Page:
The site is called Friends of Democracy: Ground level election news from the people of Iraq. To the best of my knowledge there is nothing else like it anywhere out there, at least not in English. (We also have a site in Arabic here.)

If you have the time, the inclination, and your own blog, please give us a link. This isn’t about me or my ego. This is for, about, and mostly by the Iraqi people themselves.

I feel honored that Jim asked me to do this. I’ve supported Spirit of America from the beginning, donated a bit of my money, and raised thousands of dollars from readers of this site just like you. Please, give us your support one more time. This time it’s free. All we need now is a link and some readers. Thanks kindly in advance.

The Unwinnable War

by Jeremy Brown

With that immensely important election coming this Sunday in Iraq, the optimist in me is feeling a strong urge to look back toward the frankly startling success of the recent election in Afghanistan.

I’m not pretending that Afghanistan’s problems are all fixed now, nor am I expecting Iraq’s election day to be anywhere near that peaceful (though genuine peace has not been on the table in Iraq for decades and won’t ever be, unless of course the country starts down the road to democratization this Sunday).

There’s at least one way, however, in which the war in Afghanistan tells us something that very much applies to Iraq. Let me bring you back a few years to a time when a great many people — many of them very reasonable and reasonably intelligent (I was very briefly one of them way back then) — predicted that a war in Afghanistan, whether justified or not, would result in a quagmire that would rival Viet Nam or, more to the point, Russia’s Afghan war. Remember that? Here, by way of random example, is the Christian Science Monitor in October 2001:

“Afghanistan is a quagmire that is easy to enter and very hard to leave,” says Irina Zvegelskaya, an Islamic expert and vice president of the independent Center for Strategic and Political Studies in Moscow. “If the US commits itself to changing things there, or propping up a particular government, it will be the beginning of a long, painful and very costly story – just like it was for us.”

[...]

Russian experts say that if the US is determined to engineer change in Afghanistan, it should make sure the United Nations is involved, and not commit American troops. “If the US acts unilaterally, it will look like a war on Islam, and all Afghans will unite behind the Taliban…

And that was just the well reasoned pessimism. Various fish in assorted barrels predicted far worse. Noam Chomsky, for example, would have had us believe that the U.S. was self evidently on the verge of a “silent genocide” that was going to kill several million afghan civilians.

As awful as any war inherently is, why didn’t the Afghan war of 2001 go the route of Russia’s atrocious war in that country?

I think the answer is clear: all those warnings about the impossibility of successfully invading and conquering Afghanistan presupposed an invading army attempting to defeat the will of the entire Afghan people. But the U.S. goal of toppling the Taliban regime, it should be perfectly obvious, was entirely in concert with the will of the majority of Afghans.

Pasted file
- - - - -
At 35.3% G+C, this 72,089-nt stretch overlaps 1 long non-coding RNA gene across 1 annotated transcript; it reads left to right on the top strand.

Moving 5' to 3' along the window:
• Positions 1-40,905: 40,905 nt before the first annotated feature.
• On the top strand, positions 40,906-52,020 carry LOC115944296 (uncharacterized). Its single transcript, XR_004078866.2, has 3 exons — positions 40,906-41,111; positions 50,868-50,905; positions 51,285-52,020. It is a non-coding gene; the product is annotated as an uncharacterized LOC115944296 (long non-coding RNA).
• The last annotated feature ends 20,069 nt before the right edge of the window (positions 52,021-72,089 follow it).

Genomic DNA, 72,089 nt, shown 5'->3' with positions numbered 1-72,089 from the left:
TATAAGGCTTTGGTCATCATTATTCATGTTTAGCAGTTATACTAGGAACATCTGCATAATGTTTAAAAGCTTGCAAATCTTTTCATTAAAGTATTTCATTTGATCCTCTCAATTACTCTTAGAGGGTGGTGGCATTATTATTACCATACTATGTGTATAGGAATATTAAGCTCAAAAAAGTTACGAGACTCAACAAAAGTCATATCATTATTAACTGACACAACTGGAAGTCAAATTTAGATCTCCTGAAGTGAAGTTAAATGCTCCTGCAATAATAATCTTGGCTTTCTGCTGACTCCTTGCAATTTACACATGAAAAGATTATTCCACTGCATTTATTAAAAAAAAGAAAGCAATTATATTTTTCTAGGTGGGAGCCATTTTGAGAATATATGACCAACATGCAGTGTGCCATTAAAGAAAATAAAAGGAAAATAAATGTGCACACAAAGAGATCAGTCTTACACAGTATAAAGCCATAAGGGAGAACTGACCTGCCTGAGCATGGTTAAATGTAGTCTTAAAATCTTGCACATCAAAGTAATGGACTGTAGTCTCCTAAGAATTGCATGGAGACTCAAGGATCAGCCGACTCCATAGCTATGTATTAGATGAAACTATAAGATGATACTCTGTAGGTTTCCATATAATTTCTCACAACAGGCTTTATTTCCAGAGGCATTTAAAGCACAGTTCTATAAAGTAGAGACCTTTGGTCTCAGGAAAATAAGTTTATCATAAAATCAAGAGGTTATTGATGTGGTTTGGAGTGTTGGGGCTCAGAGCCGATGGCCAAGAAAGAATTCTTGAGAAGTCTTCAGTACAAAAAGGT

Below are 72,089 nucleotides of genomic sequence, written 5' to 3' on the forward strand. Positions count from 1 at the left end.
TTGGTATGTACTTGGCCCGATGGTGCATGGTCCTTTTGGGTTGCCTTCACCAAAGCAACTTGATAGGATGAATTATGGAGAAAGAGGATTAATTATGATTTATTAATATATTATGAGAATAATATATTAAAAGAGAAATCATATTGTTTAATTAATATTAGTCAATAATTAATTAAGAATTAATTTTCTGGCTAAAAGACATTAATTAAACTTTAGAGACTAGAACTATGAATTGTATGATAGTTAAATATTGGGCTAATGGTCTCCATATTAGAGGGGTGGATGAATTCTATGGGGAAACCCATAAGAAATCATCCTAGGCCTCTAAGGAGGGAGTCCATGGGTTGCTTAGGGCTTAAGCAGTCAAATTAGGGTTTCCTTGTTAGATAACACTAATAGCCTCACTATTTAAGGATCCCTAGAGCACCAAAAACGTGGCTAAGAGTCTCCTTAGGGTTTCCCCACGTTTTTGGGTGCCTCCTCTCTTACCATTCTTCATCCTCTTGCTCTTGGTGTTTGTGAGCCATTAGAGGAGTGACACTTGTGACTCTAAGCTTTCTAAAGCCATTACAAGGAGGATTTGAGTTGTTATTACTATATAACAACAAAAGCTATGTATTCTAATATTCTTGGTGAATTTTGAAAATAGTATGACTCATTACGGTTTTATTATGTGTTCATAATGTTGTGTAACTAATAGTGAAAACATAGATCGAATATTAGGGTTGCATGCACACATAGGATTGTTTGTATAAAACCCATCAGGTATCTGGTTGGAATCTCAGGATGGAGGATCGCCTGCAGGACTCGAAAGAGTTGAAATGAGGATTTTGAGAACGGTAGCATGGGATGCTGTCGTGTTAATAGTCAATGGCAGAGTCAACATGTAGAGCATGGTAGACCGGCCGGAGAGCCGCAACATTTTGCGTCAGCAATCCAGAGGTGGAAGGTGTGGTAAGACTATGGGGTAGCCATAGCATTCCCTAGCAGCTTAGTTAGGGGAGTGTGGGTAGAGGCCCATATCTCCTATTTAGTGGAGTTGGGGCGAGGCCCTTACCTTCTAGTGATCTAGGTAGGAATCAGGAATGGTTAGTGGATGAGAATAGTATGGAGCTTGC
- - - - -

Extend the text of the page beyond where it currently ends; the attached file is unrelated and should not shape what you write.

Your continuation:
An important question to ask about the war in Iraq, then, is: which side, if any, is struggling to achieve an end that reflects the will of the majority of Iraqi people. Anyone who denies, however much many Iraqis may dislike being occupied by Coalition troops, that the majority of people in Iraq want democratization to succeed and the ‘insurgency’ to fail, is just not paying attention.

So it’s important to remember, in the face of the brutal bombings and kidnappings that will probably continue for some time, that the Coalition troops not only represent the superior military power in this war but more importantly, because they are advancing the interests of the Iraqi people, they are on the winning side. You are probably aware that 80 percent of the Iraqi people are planning to vote. Which side of that equation would you rather be on?

The Baathist and Islamist ‘insurgents’ know what hurts Iraqis and how, if it can be done, to spark a civil war. But the inescapable fact is that, because they are fighting against the majority of the Iraqi populace, they are struggling hopelessly on the losing side of this war.

Once Iraqis have had this first taste of their democratic future, it will be damned difficult for anyone to steal it back from them.

Though the struggle to stop the killing will continue, in other words, the ‘insurgency’ is screwed.

I can think of no better rallying cry for this Iraqi election than Zarqawi’s own words as reported just two days ago:

”We have declared a fierce war on this evil principle of democracy and those who follow this wrong ideology,” the speaker said in an audiotape posted Sunday on an Islamic Web site. ”Anyone who tries to help set up this system is part of it.”

Let me repeat that last line for emphasis:

“Anyone who tries to help set up this system is part of it.” That’s an offer the Iraqi people cannot afford to pass up.

New Blogging Gig

I have a new full-time blogging gig for the next two weeks, and I won’t have a whole lot of time to blog on this site. So I have a couple of guest-bloggers who are going to help me out: Jeremy Brown and Mary Madigan. I will probably post here, too, but not as often as I usually do.

Since there will be three of us here, or at least two and a half (the half would be me), there will be more fresh content here than usual, not less. So don’t go anywhere.

I’ll provide more info and links about what I’m doing and where I’m going once the project gets off the ground. In the meantime, stay tuned. And welcome Mary and Jeremy.

Stay Tuned

Very suddenly I went from not having enough work on my plate to having a lot of it. Such is the life of a freelance writer. Feast, then famine, then feast. Now is a time of feasting.